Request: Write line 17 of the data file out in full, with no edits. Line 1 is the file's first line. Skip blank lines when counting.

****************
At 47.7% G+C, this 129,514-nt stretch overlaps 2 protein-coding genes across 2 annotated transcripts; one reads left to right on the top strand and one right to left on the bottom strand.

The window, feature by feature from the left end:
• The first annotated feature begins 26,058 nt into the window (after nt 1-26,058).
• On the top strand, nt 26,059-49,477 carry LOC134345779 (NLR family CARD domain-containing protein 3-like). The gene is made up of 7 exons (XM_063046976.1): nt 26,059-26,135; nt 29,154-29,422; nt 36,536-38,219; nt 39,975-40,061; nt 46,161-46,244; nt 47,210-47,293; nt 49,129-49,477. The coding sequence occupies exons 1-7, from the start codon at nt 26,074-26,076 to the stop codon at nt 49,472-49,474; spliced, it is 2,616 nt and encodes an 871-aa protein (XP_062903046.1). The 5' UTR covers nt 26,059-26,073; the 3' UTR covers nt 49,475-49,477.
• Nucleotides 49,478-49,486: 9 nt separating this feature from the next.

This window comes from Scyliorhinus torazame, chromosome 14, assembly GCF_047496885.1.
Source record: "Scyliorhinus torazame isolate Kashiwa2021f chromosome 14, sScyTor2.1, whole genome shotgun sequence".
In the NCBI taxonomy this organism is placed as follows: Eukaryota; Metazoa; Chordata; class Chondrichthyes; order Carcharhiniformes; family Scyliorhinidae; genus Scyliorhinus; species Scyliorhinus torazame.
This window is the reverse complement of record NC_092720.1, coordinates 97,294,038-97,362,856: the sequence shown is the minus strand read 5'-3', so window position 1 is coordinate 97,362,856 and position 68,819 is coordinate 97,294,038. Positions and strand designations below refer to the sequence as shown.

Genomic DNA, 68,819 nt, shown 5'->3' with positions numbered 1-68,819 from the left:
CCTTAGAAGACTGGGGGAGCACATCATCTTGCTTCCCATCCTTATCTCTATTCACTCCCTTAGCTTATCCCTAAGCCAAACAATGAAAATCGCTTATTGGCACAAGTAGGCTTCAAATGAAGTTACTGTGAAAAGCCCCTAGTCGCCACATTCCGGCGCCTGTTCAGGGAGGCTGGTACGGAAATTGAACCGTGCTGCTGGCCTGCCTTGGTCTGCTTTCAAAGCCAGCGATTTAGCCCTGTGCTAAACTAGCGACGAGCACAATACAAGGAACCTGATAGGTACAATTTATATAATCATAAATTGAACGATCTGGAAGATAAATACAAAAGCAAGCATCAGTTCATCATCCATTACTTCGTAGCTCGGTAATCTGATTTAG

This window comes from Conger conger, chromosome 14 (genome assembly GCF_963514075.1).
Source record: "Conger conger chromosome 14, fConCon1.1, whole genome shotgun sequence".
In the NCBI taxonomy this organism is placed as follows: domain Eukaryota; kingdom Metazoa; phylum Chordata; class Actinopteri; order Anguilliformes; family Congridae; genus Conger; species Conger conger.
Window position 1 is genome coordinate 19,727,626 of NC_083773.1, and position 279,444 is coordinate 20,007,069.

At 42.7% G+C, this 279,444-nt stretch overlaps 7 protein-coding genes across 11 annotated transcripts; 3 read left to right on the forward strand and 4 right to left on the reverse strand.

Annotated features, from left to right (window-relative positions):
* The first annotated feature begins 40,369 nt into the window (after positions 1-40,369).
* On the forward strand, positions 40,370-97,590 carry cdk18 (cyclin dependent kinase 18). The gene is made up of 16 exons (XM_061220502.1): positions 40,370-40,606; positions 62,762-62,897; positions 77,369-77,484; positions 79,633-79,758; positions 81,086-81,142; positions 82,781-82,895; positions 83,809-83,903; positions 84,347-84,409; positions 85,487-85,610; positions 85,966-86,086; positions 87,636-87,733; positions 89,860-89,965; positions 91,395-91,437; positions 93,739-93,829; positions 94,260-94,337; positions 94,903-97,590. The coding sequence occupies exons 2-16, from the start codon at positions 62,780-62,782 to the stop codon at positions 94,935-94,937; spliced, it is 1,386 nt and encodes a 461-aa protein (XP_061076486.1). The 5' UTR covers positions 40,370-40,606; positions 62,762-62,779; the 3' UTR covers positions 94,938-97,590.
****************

Annotated features, from left to right (window-relative positions):